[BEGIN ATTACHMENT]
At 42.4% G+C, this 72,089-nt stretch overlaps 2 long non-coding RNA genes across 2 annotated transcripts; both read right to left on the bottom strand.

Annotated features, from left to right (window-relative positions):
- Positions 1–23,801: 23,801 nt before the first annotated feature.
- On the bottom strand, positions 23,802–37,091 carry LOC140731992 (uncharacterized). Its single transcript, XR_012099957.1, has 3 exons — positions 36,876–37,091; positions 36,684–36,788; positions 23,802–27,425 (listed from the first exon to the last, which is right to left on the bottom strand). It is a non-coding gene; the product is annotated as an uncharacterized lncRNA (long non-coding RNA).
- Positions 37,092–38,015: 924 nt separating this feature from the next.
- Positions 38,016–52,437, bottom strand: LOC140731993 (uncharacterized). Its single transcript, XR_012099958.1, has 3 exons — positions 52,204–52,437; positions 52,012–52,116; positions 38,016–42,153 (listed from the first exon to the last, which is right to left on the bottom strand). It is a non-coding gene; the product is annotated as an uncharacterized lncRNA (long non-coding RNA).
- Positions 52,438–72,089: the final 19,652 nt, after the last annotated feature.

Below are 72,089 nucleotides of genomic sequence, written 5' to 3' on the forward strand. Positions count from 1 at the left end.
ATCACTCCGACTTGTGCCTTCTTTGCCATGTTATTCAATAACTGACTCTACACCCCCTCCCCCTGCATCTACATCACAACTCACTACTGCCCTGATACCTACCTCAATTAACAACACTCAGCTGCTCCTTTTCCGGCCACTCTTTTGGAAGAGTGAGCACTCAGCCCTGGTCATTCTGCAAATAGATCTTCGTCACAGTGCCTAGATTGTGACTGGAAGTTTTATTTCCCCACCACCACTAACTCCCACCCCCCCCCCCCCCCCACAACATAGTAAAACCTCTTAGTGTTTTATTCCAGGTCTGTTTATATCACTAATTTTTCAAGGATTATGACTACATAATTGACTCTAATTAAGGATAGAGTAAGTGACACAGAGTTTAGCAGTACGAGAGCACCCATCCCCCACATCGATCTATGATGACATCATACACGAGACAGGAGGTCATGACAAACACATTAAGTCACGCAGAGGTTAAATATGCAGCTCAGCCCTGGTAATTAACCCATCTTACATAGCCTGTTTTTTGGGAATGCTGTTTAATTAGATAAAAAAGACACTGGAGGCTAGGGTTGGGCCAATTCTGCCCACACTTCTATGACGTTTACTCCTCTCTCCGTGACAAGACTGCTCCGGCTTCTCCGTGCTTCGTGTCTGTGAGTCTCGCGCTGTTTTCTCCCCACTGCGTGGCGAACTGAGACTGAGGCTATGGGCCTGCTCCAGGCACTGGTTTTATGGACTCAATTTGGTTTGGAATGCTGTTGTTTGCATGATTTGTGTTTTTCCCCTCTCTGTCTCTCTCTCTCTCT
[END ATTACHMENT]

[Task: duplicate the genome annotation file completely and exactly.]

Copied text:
At 42.4% G+C, this 72,089-nt stretch overlaps 2 long non-coding RNA genes across 2 annotated transcripts; both read right to left on the bottom strand.

Annotated features, from left to right (window-relative positions):
- Positions 1–23,801: 23,801 nt before the first annotated feature.
- On the bottom strand, positions 23,802–37,091 carry LOC140731992 (uncharacterized). Its single transcript, XR_012099957.1, has 3 exons — positions 36,876–37,091; positions 36,684–36,788; positions 23,802–27,425 (listed from the first exon to the last, which is right to left on the bottom strand). It is a non-coding gene; the product is annotated as an uncharacterized lncRNA (long non-coding RNA).
- Positions 37,092–38,015: 924 nt separating this feature from the next.
- Positions 38,016–52,437, bottom strand: LOC140731993 (uncharacterized). Its single transcript, XR_012099958.1, has 3 exons — positions 52,204–52,437; positions 52,012–52,116; positions 38,016–42,153 (listed from the first exon to the last, which is right to left on the bottom strand). It is a non-coding gene; the product is annotated as an uncharacterized lncRNA (long non-coding RNA).
- Positions 52,438–72,089: the final 19,652 nt, after the last annotated feature.

Below are 72,089 nucleotides of genomic sequence, written 5' to 3' on the forward strand. Positions count from 1 at the left end.
ATCACTCCGACTTGTGCCTTCTTTGCCATGTTATTCAATAACTGACTCTACACCCCCTCCCCCTGCATCTACATCACAACTCACTACTGCCCTGATACCTACCTCAATTAACAACACTCAGCTGCTCCTTTTCCGGCCACTCTTTTGGAAGAGTGAGCACTCAGCCCTGGTCATTCTGCAAATAGATCTTCGTCACAGTGCCTAGATTGTGACTGGAAGTTTTATTTCCCCACCACCACTAACTCCCACCCCCCCCCCCCCCCCACAACATAGTAAAACCTCTTAGTGTTTTATTCCAGGTCTGTTTATATCACTAATTTTTCAAGGATTATGACTACATAATTGACTCTAATTAAGGATAGAGTAAGTGACACAGAGTTTAGCAGTACGAGAGCACCCATCCCCCACATCGATCTATGATGACATCATACACGAGACAGGAGGTCATGACAAACACATTAAGTCACGCAGAGGTTAAATATGCAGCTCAGCCCTGGTAATTAACCCATCTTACATAGCCTGTTTTTTGGGAATGCTGTTTAATTAGATAAAAAAGACACTGGAGGCTAGGGTTGGGCCAATTCTGCCCACACTTCTATGACGTTTACTCCTCTCTCCGTGACAAGACTGCTCCGGCTTCTCCGTGCTTCGTGTCTGTGAGTCTCGCGCTGTTTTCTCCCCACTGCGTGGCGAACTGAGACTGAGGCTATGGGCCTGCTCCAGGCACTGGTTTTATGGACTCAATTTGGTTTGGAATGCTGTTGTTTGCATGATTTGTGTTTTTCCCCTCTCTGTCTCTCTCTCTCTCT